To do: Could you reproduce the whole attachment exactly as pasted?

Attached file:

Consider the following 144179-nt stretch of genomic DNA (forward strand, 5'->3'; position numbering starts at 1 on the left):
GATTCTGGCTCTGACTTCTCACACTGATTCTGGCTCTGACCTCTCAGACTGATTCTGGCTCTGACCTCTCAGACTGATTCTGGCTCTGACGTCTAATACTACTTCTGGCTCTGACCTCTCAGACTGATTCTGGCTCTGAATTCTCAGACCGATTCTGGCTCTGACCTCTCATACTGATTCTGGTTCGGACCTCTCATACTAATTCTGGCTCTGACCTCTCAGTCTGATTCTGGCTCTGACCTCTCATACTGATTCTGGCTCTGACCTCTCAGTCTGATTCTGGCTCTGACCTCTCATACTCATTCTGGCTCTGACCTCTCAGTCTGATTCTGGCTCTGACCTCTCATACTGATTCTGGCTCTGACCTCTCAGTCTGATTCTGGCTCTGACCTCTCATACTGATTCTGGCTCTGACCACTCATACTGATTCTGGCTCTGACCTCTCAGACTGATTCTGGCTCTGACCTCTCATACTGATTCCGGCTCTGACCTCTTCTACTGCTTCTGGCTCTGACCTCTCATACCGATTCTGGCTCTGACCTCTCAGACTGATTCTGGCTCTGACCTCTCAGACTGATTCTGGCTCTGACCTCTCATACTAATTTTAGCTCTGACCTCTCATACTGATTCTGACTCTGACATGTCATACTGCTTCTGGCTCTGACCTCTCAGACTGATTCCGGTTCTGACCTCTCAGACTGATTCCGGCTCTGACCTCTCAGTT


Consider the following 144179-nt stretch of genomic DNA (forward strand, 5'->3'; position numbering starts at 1 on the left):
GATTCTGGCTCTGACTTCTCACACTGATTCTGGCTCTGACCTCTCAGACTGATTCTGGCTCTGACCTCTCAGACTGATTCTGGCTCTGACGTCTAATACTACTTCTGGCTCTGACCTCTCAGACTGATTCTGGCTCTGAATTCTCAGACCGATTCTGGCTCTGACCTCTCATACTGATTCTGGTTCGGACCTCTCATACTAATTCTGGCTCTGACCTCTCAGTCTGATTCTGGCTCTGACCTCTCATACTGATTCTGGCTCTGACCTCTCAGTCTGATTCTGGCTCTGACCTCTCATACTCATTCTGGCTCTGACCTCTCAGTCTGATTCTGGCTCTGACCTCTCATACTGATTCTGGCTCTGACCTCTCAGTCTGATTCTGGCTCTGACCTCTCATACTGATTCTGGCTCTGACCACTCATACTGATTCTGGCTCTGACCTCTCAGACTGATTCTGGCTCTGACCTCTCATACTGATTCCGGCTCTGACCTCTTCTACTGCTTCTGGCTCTGACCTCTCATACCGATTCTGGCTCTGACCTCTCAGACTGATTCTGGCTCTGACCTCTCAGACTGATTCTGGCTCTGACCTCTCATACTAATTTTAGCTCTGACCTCTCATACTGATTCTGACTCTGACATGTCATACTGCTTCTGGCTCTGACCTCTCAGACTGATTCCGGTTCTGACCTCTCAGACTGATTCCGGCTCTGACCTCTCAGTT